custody of children
under 18. This newspa-
per will not knowingly
accept any advertising
for real estate which is
in violation of the law.
Our readers are hereby
informed that all
dwellings advertised
in this newspaper are
available on an equal
opportunity basis. To
complain of discrimina-
tion call HUD toll-free at
1-800-669-9777. The
toll-free telephone
number for the
hearing impaired is
1-800-927-9275.


1!
EQUAL HOUSING
OPPORTUNITY



Specializing in
Acreage
Farms/Ranches &
Commercial








Richard (Rick)
Couch, Broker
Couch Realty &
Investments, Inc.
(352) 344-8018
RCOUCH.com






Crystal River
Sun 12:30 to 3:00 pm
3/2/1 Home $54,900 @
916 NE 2nd St.
Paul Rawlins,
Coldwell Banker Next
Generation Realty
352-302-8616 phone
155 Douglas St
Homsassa Fl.


OPEN HOUSE
Sat. 28th, 1 la-lpm
4254 W. Meadow St.
Homosassa, Built in
2000 3/2, on 5 Acres


OPEN HOUSE
SUNDAY 12-4pm
4/3/3 Pool Home
1276 Tacoma St.
HERNANDO


OPEN HOUSE, Sat. &
Sun. Old Homosassa,
5531 S. Magnolia,
5 blocks from
Homosassa River &
boat ramp, 3 blocks
from Elementary
School. 4/2 CB Stucco,
newly remodeled!
$115,000 352-546-2012
352-817-5099





3 Bedroom, 2 Bath
Double carport,
fenced yd. new roof,
1,100 sf, $55,500
(352) 464-0641
(239) 298-0076

Oakwood Village
820 Sunset Strip
3/2/1, 1747 sf. New kit./
baths, flooring, paint,
in/out. Pix/Info
gcjcinc.com $79,900
(352) 527-1239






2/2 villa
The Landings, new
Trane a/c & new lanai
screen porch,$58K
cell (352) 400-8130

HIGHLANDS
Lrg.2/2- 4 car garage
pool, game room,
mud room, on triple lot
fenced, price to sell
$65,500 (352) 564-4598




-I


-I









Best Time To Buy!
I have lease options,
owner financing
Waterfront and
foreclosures
call Phyllis Strickland
(352) 613-3503
TROPIC SHORES
REALTY.


CITRUS COUNTY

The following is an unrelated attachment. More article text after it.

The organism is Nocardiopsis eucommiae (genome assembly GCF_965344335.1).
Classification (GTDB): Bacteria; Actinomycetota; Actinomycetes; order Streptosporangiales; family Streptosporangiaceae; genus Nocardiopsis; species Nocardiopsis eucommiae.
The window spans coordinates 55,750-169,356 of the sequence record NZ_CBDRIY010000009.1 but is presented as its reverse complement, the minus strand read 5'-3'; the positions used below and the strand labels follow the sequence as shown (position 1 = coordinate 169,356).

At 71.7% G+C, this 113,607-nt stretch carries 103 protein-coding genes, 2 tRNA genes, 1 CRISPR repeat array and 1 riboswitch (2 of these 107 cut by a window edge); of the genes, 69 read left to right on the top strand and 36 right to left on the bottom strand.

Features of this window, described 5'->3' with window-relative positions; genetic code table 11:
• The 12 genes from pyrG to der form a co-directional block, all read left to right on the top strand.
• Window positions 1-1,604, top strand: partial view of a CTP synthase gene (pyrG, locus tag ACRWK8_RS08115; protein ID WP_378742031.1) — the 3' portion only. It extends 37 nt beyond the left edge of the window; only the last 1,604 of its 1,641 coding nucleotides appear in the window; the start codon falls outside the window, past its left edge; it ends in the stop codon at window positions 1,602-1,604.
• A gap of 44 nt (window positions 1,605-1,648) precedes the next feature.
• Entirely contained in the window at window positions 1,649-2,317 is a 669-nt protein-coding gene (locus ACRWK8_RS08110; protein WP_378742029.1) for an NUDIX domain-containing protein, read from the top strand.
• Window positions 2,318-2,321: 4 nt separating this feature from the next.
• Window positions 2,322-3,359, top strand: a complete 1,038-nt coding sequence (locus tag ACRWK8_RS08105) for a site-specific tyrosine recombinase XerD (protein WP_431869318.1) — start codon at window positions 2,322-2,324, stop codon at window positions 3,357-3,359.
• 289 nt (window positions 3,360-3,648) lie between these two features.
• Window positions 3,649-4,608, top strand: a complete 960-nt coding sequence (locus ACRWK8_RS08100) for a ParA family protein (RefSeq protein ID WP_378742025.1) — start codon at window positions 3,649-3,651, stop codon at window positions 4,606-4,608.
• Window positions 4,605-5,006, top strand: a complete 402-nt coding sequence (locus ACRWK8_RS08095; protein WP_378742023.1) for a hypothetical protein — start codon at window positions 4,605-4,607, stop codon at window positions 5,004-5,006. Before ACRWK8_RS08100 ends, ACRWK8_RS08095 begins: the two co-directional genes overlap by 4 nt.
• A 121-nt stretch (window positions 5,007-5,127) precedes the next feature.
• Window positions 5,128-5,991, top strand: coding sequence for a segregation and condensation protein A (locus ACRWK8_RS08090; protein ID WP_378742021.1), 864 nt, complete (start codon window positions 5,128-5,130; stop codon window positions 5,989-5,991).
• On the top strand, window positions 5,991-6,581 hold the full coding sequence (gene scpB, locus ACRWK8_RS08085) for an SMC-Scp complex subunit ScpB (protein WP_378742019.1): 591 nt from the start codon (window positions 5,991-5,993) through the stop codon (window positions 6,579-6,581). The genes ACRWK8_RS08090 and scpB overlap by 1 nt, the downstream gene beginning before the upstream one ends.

3BED/2Bath
Make Offers
352-563-9857












Michele Rose, Realtor
Simply put I 'II work
harder 352-212-5097
sellcitruscounty(a)
yahoo.com
Craven Realty, Inc.
352-726-1515




INVERNESS
Nice 2/2/1 new carpet
tile & paint. Whispering
Pines Villas furnished
$69,900(352) 726-8712




20 Acres-Live on Land
NOW!! Only $99/mo
$0 Down, Owner
Finance.NO CREDIT
CHECKS! Near El
Paso, Texas, Beautiful
Mountain Views! Free
Color Brochure.
800-755-8953www.
sunsetranches.com

Cashiers NC, 2 BR, I1BA,
Cabin on 2 Acres
Updated, private rd.
private well, approx.
4K elevation. $170.000,
352-341-0336
Cell, 352-586-8946




andFREE foreclosures
and short sale lists


Office Open
7 Days a Week


Lisa VanDeboe
Broker (R) Owner
Plantation Realty
352-634-0129
www.plantation
realtylistings.com




CABIN ON 40 ACRES
Hunting recreational
in Gulf Hammock Mgt..
Area, well, pond,ATV
trails Price Reduced
352 795-2027/ 634-4745




FLORAL CITY
1.33 acre nice lot on
dead end.Have survey
and clear title.listed 10k
below county land
value.Zoned rural
residential.See at 8678 s
greenhouse
ter.$16500.o.b.o.
813-792-1355











LOTS FOR

SALE!
6 Citrus Springs Lots
Available, Owner Fin.
or Cash Discounts
Provided. Great
Investment Opprty.
803-403-9555
803-403-9557




CABIN ON 40 ACRES
Hunting recreational
in Gulf Hammock Mgt..
Area, well, pond,ATV
trails Price Reduced
352 795-2027/ 634-4745




CHASSAHOWITZKA
DBL. LOT, chainlink
fence, Make Offer
352-613-7302 or
352-613-4673
GREAT BUY! 2 Lots for
Sale, Must buy both
I in W. Highlands,
1 N. Highlands,
Inverness $15,000
By owner 617-471-7417




Alum. 12-16' Boat
trailer, $800 obo
call for info
(352) 503-2423




'08 BENTLY
20 Ft. Pontoon, 60HP,
Merc. 4 str. dbl. bimini,
new trlr. much more.
$11,500 (352) 341-4949
CENTURY
'99, 1901 Bay Boat, 115
HP, Yamaha w/ alum.
trailer, excel. cond. Lots
of extras, stored inside ,
$8,500 (352) 465-9395
Palm Beach 99
201 white cap C.C. '99
150hp merc. v. low hrs.
hydro steering, hi end
2 rail T-Top, elect box,
T bag, alum trailer, radial
tires, outrigger, down
rigger ready. True
off/Inshore boat 8'5"W
30" free board & more
exc cond.Steal $8995
(352) 563-5628
Palm Beach 99
201 white cap C.C. '99
150hp merc. v. low hrs.
hydro steering, hi end
2 rail T-Top, elect box,
T bag, alum trailer, radial
tires, outrigger, down
rigger ready. True